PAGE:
Between the everyday news surrounding the man living in the White House and the day-to-day dealings of its professional football team, is there any place on earth (other than Hollywood) that is full of more drama than Washington D.C.? And what’s been going on with the Washington Redskins as of late may “trump” anything regarding our president. In all seriousness, its been a rough month or so for owner Daniel Snyder and a franchise that hasn’t been to the Super Bowl in 25-plus years. The most recent news was in regard to the firing of general manager Scot McCloughan.

And perhaps the entire story will someday be told. But there are other matters to discuss at the moment.

Signed, sealed. and delivered (for now)

Via the fine staff at Spotrac, Pro Bowl signal-caller Kirk Cousins has indeed signed his $23.94 million tender. It marked the second straight year that the Redskins’ organization had given their quarterback the franchise tag. This time around, it was of the exclusive rights variety. That meant none of the other 31 teams could negotiate with the five-year pro in terms of an offer sheet. In any case, that’s quite the year’s salary for any player.

Now Cousins is once again property of the Washington Redskins because he is under contract. He has publicly stated that he does not want to sign a long-term deal with the club as long as Bruce Allen remains team president.

Whatever issues there are between the executive and the player are a discussion for more qualified and informed people. More importantly, what does this mean when it comes to the quarterback and his future with the team? There are perhaps more options than you would think.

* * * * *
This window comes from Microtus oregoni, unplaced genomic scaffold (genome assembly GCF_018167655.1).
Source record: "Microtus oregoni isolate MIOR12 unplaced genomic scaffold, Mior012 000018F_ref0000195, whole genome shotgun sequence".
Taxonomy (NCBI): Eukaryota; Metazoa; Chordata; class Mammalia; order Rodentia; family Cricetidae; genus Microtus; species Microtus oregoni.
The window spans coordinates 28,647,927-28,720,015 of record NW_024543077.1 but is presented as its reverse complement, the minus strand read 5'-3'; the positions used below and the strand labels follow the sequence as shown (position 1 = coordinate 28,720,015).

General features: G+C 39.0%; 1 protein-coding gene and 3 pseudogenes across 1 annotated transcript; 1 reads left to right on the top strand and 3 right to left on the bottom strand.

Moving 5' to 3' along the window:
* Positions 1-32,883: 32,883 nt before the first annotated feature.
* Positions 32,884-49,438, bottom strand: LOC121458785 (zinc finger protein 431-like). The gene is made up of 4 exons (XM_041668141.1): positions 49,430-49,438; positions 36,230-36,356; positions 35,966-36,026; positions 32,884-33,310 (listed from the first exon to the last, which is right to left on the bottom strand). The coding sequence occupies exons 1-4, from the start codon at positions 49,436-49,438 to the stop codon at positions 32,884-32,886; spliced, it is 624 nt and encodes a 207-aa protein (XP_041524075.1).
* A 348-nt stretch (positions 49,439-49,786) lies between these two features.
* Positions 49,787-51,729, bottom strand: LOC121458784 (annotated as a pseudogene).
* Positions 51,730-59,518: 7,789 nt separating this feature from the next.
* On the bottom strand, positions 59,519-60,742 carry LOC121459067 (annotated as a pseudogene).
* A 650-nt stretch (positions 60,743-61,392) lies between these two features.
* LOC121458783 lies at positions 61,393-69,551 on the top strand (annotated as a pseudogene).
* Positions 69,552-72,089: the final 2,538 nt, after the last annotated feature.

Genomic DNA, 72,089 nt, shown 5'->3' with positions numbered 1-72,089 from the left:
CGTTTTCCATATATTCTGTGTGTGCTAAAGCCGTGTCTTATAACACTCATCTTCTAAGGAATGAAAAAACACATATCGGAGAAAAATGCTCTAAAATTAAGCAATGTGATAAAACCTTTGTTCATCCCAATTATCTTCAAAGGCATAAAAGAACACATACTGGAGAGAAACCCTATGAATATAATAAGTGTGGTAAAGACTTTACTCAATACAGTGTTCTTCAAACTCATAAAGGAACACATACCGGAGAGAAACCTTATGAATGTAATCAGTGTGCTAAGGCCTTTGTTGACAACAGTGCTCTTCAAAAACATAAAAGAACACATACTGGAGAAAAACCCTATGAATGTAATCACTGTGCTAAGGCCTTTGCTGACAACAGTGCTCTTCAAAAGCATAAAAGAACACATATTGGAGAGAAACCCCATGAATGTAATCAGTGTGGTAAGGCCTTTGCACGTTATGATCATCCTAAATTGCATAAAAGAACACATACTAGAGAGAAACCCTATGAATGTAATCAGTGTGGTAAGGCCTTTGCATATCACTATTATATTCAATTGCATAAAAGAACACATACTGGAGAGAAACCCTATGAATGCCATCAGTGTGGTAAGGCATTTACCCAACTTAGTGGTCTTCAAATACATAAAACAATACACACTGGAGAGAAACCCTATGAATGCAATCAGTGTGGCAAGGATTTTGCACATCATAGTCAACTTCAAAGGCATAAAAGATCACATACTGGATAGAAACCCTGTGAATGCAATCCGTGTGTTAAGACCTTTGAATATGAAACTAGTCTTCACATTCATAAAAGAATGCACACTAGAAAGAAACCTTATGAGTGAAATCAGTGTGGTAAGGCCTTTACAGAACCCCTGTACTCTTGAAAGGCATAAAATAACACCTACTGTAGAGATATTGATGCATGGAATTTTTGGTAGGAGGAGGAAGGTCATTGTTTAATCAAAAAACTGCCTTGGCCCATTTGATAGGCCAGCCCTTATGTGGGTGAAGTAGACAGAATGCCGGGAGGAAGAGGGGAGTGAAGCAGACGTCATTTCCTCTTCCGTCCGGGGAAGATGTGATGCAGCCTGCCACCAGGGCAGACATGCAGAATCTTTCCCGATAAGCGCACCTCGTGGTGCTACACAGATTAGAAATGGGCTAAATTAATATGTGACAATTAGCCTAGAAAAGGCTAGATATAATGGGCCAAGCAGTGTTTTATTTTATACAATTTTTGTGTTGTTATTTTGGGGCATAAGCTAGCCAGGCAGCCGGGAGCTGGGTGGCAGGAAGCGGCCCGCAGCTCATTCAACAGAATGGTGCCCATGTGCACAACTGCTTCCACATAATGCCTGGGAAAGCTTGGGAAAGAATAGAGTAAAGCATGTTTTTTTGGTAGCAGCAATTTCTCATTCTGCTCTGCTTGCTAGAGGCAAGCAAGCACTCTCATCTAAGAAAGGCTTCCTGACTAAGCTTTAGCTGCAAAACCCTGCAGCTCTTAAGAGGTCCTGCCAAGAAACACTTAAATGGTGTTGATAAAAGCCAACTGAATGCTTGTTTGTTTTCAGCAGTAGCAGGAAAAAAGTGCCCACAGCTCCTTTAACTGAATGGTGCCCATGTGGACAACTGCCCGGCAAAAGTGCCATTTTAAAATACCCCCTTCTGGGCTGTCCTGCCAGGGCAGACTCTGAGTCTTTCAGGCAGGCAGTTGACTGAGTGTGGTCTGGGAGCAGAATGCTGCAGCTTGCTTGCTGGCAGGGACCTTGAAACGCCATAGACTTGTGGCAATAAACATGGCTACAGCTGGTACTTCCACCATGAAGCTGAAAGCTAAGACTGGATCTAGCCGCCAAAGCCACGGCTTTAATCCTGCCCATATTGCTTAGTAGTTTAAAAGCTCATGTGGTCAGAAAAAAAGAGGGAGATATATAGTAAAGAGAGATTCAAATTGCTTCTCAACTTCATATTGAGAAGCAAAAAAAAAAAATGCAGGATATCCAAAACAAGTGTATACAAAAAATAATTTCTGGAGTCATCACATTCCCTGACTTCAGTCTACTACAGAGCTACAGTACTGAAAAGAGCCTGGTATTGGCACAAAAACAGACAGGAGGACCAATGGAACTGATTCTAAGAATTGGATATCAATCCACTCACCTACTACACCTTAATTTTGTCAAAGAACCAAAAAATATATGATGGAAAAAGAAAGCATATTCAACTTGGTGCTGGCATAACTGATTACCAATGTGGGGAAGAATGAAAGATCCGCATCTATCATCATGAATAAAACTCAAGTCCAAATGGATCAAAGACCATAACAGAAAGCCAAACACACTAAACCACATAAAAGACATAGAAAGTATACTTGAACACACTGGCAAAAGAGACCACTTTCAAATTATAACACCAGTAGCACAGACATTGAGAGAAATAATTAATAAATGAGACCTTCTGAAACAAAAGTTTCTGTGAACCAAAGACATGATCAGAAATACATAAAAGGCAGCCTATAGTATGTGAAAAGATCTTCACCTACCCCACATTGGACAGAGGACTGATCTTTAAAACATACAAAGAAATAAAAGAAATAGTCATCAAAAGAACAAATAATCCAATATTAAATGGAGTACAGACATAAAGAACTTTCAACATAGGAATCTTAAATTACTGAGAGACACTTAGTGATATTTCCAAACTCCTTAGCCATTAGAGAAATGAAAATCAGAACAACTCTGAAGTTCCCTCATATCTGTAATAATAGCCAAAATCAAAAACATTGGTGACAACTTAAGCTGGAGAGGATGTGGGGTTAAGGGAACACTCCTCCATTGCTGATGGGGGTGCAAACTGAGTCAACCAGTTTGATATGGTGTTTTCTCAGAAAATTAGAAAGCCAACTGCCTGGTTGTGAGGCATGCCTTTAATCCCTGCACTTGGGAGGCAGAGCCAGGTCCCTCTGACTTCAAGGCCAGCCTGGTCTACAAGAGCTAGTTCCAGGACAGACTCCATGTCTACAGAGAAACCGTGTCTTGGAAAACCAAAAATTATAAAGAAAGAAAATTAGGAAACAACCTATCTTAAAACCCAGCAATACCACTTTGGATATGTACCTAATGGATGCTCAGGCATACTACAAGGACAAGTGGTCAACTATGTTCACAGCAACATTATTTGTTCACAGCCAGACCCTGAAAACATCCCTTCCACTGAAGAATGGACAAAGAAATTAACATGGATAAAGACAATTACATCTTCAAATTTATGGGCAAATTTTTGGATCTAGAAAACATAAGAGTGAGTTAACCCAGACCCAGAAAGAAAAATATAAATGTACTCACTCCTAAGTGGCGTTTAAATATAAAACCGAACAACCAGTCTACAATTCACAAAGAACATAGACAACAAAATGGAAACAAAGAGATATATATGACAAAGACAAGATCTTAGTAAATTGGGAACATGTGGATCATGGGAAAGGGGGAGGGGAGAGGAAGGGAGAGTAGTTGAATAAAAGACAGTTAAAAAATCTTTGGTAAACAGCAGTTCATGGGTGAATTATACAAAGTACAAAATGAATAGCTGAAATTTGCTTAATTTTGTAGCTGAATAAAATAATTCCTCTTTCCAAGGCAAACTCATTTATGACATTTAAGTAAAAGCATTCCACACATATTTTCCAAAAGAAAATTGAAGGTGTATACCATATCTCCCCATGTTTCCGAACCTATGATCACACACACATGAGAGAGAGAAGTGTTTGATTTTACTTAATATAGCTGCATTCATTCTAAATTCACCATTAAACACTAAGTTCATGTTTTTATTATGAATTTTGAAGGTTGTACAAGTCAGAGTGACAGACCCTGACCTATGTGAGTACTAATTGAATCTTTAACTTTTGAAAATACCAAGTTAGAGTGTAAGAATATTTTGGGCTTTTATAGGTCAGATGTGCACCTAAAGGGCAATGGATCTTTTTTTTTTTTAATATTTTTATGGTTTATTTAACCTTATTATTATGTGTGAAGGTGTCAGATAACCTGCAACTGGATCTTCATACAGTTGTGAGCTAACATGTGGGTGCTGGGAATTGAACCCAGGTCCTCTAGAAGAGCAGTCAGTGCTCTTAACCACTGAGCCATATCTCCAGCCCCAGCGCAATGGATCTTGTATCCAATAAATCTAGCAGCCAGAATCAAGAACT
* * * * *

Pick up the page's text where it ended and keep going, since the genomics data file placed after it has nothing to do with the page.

Where does he go from here?

The Washington Redskins won the NFC East with a 9-7 record in 2015 and followed that up with an 8-7-1 mark this past year.

It was the first time since the 1996-97 seasons that the franchise enjoyed back-to-back winning campaigns. Cousins was a big part of that, starting all 32 games over that span. But will he be with the club on opening weekend of 2017? He could stand pat and play out the year and in 2018 test the free-agent market once again.

That is unless the Redskins opt to play some sort of game of tag once again. He could still see a long-term contract if things can be worked out.

Of course, Cousins can now also be traded. And not just to the San Francisco 49ers and his former offensive coordinator/turned head coach Kyle Shanahan. Remember there are other teams on the prowl for a quality quarterback. The Houston Texans come to mind, as do the Cleveland Browns. How about the New York Jets? The point is that just because Cousins signed his tender, it doesn’t necessarily mean he’ll be suiting up in the Burgundy and Gold. As we have learned throughout free agency and its somewhat short history, never say never when it comes to staying put.